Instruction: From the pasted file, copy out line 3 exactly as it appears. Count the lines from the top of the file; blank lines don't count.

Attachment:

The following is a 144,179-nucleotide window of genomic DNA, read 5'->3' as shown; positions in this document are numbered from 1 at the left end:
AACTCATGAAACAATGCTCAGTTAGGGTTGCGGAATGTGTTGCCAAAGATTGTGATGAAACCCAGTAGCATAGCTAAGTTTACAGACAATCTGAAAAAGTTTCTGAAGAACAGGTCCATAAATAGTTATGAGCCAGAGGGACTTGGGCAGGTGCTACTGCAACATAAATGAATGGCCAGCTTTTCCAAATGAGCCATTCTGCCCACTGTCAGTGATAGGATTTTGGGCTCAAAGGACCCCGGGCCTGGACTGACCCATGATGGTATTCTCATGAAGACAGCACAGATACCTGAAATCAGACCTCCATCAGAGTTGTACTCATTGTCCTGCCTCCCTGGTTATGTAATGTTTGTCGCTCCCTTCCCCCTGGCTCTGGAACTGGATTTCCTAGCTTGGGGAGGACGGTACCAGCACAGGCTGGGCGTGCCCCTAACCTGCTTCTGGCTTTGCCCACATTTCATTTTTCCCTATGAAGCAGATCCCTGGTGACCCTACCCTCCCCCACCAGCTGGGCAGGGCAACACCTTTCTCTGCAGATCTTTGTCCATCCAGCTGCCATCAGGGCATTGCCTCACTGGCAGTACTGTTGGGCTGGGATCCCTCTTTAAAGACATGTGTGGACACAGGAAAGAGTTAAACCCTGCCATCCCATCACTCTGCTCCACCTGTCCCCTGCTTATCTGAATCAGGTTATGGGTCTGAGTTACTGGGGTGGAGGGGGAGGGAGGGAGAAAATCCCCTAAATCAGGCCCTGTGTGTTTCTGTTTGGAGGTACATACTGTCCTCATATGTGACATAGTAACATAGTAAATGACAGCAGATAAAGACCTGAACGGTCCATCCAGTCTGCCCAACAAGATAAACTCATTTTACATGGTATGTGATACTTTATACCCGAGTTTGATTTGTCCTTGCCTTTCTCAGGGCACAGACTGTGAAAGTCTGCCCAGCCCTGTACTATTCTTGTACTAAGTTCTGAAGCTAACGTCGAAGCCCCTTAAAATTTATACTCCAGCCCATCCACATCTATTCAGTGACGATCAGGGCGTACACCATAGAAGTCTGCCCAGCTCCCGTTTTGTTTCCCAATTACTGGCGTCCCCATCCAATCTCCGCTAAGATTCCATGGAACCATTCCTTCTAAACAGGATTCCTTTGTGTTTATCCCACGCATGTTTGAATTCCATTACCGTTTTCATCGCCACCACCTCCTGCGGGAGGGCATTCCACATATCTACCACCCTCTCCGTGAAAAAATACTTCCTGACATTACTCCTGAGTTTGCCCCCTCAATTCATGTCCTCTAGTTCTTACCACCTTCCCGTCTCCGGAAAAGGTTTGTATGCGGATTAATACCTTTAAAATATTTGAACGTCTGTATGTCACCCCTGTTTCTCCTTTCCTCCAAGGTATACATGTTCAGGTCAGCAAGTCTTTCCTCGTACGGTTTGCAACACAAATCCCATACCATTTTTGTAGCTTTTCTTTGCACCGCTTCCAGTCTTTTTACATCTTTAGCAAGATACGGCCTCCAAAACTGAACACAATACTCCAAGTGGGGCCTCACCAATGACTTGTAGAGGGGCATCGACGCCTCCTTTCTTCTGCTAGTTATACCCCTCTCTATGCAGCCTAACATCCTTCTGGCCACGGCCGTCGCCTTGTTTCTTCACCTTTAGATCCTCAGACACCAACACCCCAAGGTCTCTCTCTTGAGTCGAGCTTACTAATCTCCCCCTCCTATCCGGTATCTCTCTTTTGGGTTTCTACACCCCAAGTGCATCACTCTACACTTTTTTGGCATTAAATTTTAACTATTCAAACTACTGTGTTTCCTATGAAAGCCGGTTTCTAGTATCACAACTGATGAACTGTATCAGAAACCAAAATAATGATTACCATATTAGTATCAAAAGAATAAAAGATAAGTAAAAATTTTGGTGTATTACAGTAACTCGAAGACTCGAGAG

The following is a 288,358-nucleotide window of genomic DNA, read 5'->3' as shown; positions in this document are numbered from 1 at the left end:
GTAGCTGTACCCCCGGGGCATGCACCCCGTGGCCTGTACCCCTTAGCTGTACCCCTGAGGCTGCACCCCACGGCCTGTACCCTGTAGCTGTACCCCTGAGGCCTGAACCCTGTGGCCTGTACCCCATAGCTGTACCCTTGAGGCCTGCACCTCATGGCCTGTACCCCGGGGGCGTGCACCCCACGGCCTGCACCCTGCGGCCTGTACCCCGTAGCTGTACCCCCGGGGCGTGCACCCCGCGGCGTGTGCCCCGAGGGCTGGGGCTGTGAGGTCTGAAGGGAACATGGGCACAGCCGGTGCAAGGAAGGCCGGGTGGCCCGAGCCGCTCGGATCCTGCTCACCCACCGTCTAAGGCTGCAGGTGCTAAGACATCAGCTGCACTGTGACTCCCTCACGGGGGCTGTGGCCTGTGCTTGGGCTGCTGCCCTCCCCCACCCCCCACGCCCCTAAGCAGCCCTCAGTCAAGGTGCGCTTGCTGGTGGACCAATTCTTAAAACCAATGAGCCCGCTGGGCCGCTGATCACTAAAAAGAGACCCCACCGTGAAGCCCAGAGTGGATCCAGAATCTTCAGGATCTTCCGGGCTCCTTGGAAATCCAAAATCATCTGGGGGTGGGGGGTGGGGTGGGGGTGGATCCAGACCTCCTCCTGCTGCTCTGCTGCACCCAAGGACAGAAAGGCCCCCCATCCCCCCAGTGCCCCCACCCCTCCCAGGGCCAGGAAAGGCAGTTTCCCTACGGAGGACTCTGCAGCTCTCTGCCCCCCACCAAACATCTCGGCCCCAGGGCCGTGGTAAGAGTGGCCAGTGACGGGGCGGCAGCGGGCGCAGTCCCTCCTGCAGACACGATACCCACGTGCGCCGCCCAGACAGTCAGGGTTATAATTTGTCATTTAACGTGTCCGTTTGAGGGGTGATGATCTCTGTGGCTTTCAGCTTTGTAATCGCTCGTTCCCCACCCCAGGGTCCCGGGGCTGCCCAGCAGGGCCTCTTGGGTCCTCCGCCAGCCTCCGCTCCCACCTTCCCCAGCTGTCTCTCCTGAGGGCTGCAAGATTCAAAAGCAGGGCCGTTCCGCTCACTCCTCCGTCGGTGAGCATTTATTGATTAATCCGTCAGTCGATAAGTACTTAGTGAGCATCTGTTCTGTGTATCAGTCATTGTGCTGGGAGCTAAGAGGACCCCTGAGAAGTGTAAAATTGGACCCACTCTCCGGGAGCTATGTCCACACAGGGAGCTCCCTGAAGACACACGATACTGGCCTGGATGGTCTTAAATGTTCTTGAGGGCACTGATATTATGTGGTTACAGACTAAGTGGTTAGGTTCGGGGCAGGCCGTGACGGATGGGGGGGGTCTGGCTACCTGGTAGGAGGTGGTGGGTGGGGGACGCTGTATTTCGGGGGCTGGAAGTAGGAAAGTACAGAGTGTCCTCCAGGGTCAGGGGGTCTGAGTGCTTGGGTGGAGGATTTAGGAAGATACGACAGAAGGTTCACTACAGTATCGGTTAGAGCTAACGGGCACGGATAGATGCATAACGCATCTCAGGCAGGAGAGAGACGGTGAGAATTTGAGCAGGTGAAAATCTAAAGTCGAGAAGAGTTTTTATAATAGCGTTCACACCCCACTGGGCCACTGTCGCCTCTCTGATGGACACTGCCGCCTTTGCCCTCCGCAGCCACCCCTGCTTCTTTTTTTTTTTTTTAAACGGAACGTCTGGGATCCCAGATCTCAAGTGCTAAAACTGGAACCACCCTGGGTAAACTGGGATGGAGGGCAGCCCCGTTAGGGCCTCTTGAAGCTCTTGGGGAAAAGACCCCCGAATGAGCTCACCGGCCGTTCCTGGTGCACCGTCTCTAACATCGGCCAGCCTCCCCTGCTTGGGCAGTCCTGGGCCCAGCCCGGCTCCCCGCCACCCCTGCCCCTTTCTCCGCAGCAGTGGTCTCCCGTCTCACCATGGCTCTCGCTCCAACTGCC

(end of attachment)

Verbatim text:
The following is a 288,358-nucleotide window of genomic DNA, read 5'->3' as shown; positions in this document are numbered from 1 at the left end: